Fast Five Quiz: Test Your Knowledge of Diabetes Insipidus

Romesh Khardori, MD, PhD


May 30, 2018

After pituitary surgery, patients should undergo continuous monitoring of fluid intake, urine output, and specific gravity, along with daily measurement of serum electrolytes. In patients who develop diabetes insipidus, administer parenteral desmopressin every 12-24 hours, along with adequate fluid to match losses.

To avoid hyperglycemia, volume overload, and overly rapid correction of hypernatremia, fluid replacement should be provided at a rate no greater than 500-750 mL/hr. A good rule of thumb is to reduce serum sodium by 0.5 mEq/L every hour.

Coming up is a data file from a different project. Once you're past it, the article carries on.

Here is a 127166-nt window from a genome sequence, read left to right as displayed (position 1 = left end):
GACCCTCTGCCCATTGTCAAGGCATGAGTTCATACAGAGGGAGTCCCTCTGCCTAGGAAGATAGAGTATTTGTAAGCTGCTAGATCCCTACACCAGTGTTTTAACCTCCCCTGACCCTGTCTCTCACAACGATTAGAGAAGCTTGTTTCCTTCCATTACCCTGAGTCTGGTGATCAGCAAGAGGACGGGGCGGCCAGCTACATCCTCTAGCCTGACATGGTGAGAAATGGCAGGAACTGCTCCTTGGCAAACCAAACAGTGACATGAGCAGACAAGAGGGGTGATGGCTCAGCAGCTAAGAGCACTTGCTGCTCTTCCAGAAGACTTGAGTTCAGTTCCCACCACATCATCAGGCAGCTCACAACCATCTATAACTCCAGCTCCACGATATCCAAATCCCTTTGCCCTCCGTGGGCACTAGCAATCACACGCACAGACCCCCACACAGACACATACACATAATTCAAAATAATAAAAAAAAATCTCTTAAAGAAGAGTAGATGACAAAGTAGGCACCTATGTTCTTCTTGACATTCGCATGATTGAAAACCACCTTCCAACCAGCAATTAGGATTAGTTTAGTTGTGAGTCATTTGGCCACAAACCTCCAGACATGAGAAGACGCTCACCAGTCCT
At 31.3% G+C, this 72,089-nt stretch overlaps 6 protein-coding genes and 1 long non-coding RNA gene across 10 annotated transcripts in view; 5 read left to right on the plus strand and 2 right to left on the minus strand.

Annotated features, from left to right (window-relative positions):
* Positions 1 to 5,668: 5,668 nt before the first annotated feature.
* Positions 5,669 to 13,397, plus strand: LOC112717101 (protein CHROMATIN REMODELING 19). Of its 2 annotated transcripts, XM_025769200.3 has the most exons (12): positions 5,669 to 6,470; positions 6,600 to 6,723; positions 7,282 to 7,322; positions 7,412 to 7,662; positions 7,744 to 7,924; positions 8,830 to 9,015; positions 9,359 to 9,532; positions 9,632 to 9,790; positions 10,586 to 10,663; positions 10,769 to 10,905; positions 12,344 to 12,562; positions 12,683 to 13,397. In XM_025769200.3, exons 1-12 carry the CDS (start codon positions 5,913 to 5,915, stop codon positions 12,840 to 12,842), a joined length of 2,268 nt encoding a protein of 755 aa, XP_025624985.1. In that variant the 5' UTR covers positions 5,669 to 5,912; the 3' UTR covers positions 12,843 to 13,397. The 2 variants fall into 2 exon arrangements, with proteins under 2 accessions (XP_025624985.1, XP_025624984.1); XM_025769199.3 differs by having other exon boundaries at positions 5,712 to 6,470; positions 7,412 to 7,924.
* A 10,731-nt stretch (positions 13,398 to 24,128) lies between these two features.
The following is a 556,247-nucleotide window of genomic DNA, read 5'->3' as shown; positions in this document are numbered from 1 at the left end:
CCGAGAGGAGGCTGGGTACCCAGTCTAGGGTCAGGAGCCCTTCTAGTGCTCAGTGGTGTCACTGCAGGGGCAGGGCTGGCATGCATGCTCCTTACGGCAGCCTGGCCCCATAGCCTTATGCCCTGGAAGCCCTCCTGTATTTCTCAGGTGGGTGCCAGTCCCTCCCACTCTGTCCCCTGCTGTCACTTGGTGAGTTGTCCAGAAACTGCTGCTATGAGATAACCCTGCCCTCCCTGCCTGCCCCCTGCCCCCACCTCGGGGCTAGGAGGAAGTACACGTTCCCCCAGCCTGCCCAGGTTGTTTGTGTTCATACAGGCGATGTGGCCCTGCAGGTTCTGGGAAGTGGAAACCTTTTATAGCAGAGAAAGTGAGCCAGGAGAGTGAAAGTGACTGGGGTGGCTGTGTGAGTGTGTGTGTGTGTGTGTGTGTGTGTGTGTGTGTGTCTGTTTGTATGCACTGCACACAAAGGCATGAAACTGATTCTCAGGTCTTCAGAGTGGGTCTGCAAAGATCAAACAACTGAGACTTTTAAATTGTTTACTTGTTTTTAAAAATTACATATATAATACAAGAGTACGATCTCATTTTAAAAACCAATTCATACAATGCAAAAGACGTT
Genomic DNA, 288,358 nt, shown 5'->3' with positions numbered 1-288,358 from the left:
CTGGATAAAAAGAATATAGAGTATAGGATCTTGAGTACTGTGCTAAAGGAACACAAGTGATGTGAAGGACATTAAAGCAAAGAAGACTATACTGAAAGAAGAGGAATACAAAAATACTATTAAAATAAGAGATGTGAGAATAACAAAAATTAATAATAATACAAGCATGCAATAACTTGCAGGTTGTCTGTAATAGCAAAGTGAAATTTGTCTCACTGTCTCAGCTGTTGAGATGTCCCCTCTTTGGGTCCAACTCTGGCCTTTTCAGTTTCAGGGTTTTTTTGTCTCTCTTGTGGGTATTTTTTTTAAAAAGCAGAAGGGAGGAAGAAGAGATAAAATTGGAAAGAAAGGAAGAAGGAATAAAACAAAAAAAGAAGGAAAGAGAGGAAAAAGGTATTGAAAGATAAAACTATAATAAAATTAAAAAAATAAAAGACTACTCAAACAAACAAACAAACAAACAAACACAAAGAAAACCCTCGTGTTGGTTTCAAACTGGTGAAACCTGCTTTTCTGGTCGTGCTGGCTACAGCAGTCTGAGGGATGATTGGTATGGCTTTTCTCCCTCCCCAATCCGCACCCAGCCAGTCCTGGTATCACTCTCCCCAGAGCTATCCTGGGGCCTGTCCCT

Alternatives to desmopressin as pharmacologic therapy for diabetes insipidus include synthetic vasopressin and the nonhormonal agents chlorpropamide, carbamazepine, clofibrate (no longer on the US market), thiazides, and nonsteroidal anti-inflammatory drugs. Because of side effects, carbamazepine is generally used only when all other measures prove unsatisfactory.

In central diabetes insipidus, the primary problem is a hormone deficiency; therefore, physiologic replacement with desmopressin is usually effective. Use a nonhormonal drug for central diabetes insipidus if response is incomplete or desmopressin is too expensive.

For more on the treatment of diabetes insipidus, read here.


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